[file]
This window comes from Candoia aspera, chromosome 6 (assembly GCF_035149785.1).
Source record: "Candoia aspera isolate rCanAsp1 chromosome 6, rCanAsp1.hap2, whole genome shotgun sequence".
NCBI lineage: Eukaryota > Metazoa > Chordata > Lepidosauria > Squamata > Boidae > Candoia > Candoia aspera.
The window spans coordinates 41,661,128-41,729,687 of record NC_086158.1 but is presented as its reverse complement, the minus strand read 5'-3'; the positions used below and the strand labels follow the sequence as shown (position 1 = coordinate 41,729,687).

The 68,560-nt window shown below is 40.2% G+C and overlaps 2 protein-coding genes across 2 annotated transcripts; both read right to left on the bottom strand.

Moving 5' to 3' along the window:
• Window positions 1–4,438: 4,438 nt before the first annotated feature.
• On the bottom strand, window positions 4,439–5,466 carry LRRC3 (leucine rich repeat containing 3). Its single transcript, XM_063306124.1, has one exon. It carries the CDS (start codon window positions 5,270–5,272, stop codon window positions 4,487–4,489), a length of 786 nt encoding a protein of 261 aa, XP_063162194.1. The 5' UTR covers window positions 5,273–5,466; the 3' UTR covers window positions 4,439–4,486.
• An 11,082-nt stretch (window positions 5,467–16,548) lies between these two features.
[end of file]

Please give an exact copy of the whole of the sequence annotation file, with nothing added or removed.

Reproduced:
This window comes from Candoia aspera, chromosome 6 (assembly GCF_035149785.1).
Source record: "Candoia aspera isolate rCanAsp1 chromosome 6, rCanAsp1.hap2, whole genome shotgun sequence".
NCBI lineage: Eukaryota > Metazoa > Chordata > Lepidosauria > Squamata > Boidae > Candoia > Candoia aspera.
The window spans coordinates 41,661,128-41,729,687 of record NC_086158.1 but is presented as its reverse complement, the minus strand read 5'-3'; the positions used below and the strand labels follow the sequence as shown (position 1 = coordinate 41,729,687).

The 68,560-nt window shown below is 40.2% G+C and overlaps 2 protein-coding genes across 2 annotated transcripts; both read right to left on the bottom strand.

Moving 5' to 3' along the window:
• Window positions 1–4,438: 4,438 nt before the first annotated feature.
• On the bottom strand, window positions 4,439–5,466 carry LRRC3 (leucine rich repeat containing 3). Its single transcript, XM_063306124.1, has one exon. It carries the CDS (start codon window positions 5,270–5,272, stop codon window positions 4,487–4,489), a length of 786 nt encoding a protein of 261 aa, XP_063162194.1. The 5' UTR covers window positions 5,273–5,466; the 3' UTR covers window positions 4,439–4,486.
• An 11,082-nt stretch (window positions 5,467–16,548) lies between these two features.